Though small in stature, Pam Edgar is big in personality.
Pam Edgar, Medical Marijuana Patient
“Don’t use my whole name; no one calls me Pamela. I still haven’t grown into that one yet,” the Vancouver Island resident says playfully as she offers me a stool in her living room. It’s a cozy, womb-like space, intentionally bathed in low light and alive with the trill of her pet birds.
Now 56, Edgar has been managing chronic pain and trauma-related symptoms since she was a teenager.
“I was in a motor vehicle accident in 1975,” she says. “I was on the back of a motorcycle and I got hit by a car. I sustained four compound fractures, a severed femoral artery, and a broken pelvis. My left foot was up around my left ear.”
Initial recovery from the accident stole a year from her life. When she reemerged into society to resume her grade 10 studies, she remained highly medicated on a wide assortment of opioids, analgesics, and anti-inflammatories. Over time, Edgar was diagnosed with post-traumatic stress disorder (PTSD) and prescribed antidepressants. Soon enough, she noticed her perception and ability to think logically had become greatly impeded. Since she had not suffered any brain injuries in the accident, she came to attribute these cognition issues to her highly medicated state.
Struggling with her condition and the debilitating side effects of the drug treatments, Edgar shared her concerns with a few people close to her. This is how she was introduced to cannabis a potential medicine.
“I had a friend whose father was a Vietnam veteran who was using cannabis to treat pain and post-traumatic stress disorder,” she says. Whenever he overheard her complaining about her pain, her friend’s father insisted that she try cannabis as a way of dealing with it. Edgar, however, always refused because of the stigma attached to pot.
“I would get kicked out of my house, kicked out of my school, kicked out of the choir that was ever so important to me—no, I wasn’t going to do that,” she says.
Later, as Edgar tackled the daunting process of weaning herself off this cocktail of pharmaceuticals, her friend and confidant noticed her discomfort and pleaded with the suffering teenager to “at least try one toke.” So, just “to shut her up,” Edgar took that one toke.
“I could feel my body relax,” she says. “I could feel the control over my muscles coming back instead of the spasms I was used to.” Edgar walked unassisted up some stairs she previously couldn’t tackle without a cane and “walked across an uneven field with what seemed to be grace for the first time.”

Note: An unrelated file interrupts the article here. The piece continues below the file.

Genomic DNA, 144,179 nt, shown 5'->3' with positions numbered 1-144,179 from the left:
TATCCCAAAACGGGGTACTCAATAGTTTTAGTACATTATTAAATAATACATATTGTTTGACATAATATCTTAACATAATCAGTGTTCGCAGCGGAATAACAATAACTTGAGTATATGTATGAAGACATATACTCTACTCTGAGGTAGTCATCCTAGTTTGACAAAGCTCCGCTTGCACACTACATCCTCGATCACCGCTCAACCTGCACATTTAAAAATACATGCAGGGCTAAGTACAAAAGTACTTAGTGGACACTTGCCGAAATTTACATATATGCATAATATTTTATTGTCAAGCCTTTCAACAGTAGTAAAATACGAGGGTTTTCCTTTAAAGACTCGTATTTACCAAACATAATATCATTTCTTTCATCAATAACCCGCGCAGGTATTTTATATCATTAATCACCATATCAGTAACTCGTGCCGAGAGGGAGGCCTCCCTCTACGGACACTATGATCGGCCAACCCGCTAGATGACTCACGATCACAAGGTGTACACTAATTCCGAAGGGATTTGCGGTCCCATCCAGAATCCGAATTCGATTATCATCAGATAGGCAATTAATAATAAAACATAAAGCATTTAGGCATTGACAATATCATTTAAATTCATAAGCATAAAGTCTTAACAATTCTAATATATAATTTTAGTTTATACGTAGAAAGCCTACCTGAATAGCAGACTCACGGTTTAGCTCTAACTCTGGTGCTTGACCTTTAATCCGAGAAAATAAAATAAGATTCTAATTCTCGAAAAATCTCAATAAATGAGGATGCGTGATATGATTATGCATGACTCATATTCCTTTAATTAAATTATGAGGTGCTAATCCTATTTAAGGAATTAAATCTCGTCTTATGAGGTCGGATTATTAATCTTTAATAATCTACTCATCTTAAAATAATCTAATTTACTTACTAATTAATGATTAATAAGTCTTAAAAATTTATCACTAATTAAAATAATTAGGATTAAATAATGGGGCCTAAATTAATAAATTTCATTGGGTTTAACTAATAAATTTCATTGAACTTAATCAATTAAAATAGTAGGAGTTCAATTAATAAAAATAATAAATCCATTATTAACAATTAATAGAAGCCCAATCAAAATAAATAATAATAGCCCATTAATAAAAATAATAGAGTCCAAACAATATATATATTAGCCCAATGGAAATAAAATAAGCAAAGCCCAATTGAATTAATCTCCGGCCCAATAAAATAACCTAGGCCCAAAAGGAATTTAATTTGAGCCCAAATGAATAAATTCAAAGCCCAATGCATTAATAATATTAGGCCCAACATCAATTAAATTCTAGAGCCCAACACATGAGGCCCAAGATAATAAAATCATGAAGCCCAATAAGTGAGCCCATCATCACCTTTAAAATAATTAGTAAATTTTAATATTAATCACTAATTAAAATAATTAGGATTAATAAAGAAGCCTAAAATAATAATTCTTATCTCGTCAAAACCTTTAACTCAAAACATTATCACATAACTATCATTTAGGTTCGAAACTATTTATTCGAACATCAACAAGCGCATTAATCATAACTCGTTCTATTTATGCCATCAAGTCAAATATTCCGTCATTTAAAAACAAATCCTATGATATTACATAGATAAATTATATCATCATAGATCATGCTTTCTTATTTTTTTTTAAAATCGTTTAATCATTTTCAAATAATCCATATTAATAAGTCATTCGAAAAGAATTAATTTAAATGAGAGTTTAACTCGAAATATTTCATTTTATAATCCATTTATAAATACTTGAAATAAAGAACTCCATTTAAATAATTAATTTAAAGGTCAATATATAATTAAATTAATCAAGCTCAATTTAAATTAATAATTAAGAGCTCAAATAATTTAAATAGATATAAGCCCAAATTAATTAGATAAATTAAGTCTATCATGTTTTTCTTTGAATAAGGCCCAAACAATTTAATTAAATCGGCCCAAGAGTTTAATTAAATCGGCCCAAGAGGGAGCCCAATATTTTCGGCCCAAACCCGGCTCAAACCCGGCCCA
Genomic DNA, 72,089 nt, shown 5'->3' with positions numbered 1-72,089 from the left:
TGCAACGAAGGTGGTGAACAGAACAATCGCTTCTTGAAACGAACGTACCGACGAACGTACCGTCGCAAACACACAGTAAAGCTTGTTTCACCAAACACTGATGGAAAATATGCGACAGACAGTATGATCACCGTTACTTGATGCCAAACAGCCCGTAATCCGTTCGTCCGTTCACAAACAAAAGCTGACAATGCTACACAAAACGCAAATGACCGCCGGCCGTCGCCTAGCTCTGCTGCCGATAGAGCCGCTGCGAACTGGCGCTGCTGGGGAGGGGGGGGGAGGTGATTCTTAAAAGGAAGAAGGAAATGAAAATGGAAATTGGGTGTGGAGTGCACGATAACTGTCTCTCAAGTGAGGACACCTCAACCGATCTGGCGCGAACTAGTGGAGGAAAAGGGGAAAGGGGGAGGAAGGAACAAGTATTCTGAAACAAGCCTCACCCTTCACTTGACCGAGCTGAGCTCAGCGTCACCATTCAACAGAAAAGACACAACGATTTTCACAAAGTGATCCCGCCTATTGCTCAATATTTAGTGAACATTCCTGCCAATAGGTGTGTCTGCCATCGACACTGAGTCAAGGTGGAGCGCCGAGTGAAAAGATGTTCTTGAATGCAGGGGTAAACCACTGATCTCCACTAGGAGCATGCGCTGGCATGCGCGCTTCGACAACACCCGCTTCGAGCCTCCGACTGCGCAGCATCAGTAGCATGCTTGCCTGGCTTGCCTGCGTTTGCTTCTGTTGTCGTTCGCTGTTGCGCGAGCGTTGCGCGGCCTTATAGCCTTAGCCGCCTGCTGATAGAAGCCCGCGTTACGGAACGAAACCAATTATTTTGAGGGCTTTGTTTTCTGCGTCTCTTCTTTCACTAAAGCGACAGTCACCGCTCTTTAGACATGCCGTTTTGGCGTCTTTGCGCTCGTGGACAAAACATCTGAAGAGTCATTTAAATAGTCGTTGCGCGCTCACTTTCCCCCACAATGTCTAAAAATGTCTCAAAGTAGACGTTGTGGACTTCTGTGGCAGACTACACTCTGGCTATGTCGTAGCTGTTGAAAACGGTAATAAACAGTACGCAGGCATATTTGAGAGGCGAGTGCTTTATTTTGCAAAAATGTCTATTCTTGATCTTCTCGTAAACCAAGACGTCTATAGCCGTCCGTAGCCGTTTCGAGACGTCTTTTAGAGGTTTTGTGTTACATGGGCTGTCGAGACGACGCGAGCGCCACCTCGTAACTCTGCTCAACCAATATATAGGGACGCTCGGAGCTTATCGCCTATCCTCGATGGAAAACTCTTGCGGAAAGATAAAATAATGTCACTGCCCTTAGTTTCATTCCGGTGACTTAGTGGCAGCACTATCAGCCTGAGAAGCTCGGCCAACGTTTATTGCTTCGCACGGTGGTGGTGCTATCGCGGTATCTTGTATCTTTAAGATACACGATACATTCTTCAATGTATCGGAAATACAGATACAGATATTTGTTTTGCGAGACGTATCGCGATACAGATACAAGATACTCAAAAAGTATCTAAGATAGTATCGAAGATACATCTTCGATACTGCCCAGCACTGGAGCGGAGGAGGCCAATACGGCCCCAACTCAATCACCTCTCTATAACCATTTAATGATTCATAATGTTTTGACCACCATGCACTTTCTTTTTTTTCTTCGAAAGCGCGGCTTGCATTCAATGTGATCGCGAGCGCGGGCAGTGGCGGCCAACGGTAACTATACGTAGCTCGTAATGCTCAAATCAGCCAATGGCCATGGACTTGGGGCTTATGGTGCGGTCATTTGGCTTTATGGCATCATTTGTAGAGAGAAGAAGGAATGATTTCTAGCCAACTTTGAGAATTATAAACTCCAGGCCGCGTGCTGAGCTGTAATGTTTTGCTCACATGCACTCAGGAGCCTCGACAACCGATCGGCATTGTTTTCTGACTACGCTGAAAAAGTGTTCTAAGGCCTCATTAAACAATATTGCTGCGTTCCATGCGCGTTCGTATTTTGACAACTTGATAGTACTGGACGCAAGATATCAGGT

“It didn’t last long, but it was there; it was definitely there.”
After that initial experience, Edgar took a toke whenever cannabis was shared. She began to utilize cannabis as a way of managing her pain.
Then, in 1988, she was diagnosed with multiple sclerosis (MS).
By this point, however, Edgar was well-versed in the benefits of medicinal marijuana. She says she believes that her ability to deal with the symptoms of her MS came easier to her because of what she had learned from treating her motorcycle accident injuries with cannabis.
“I know the difference between nerve pain, bone pain, and soft tissue pain. I know what a ligament feels like when it’s too tight or too loose. I know what a muscle spasm is. I know the difference between muscle fatigue and muscle strain. What can I rest, what I have recovered from, and now what actually needs recovery,” she says.
She says opioids made her feel numb, but cannabis worked differently. For her, using cannabis helped isolate the pain, which then allowed her to self-manage it.
“I will smoke indica first thing in the morning because my muscles are tight when I wake up. So, I like to say that I walk my way into my day. When my muscles have relaxed and have allowed me to feel more pliable and more fluid in my motions, then I will smoke some sativa to increase that sensation. But I want to be out of that realm of pain first,” she says.
“Some people think that it’s sativa that helps with pain. It’s the THC that helps with pain. There’s a difference between sativa THC and indica THC to me. Sativa is a stimulant. I don’t want to stimulate what my body is experiencing. I want it to calm down.”
(Interested in hearing another story about a medical marijuana patient? Sophie’s Story: An Example of How Medical Marijuana is Helping Children Heal.)
Cannabis and Nausea
Edgar also says she used cannabis for nausea.
“One of the things that cannabis does—and I think it’s the only drug that successfully does this without side effects—is that it treats nausea,” she says. “Pain causes nausea for me, MS causes motion sickness. That’s two times normal nausea for me.”
Having spent the past 40 years learning to navigate the harsh realities of living with extreme trauma, pain, and chronic illness, Edgar felt she had to share her knowledge. For 10 years, she produced and hosted a weekly talk show called Living for the Health of It on a regional community radio station. Dedicating one show a month to the “cannabis question,” Edgar worked passionately to educate her community about the power of conscious self-management and the broad-spectrum benefits of cannabis therapy.
Edgar just recently retired her talk show. She says she is proud of the decade-long investment, but she’s ready to explore other avenues of cannabis education and she feels she’s well-qualified for the role of consultant.
“Now it’s time for me to get more involved with cannabis care—talking to health care professionals, helping them understand the benefit of cannabis for someone who is in physiotherapy, for someone who is dealing with PTSD. For me, I’m able to do all this and remain as active in my community—and engage with the community that I live in—and it’s all because I have access to cannabis.”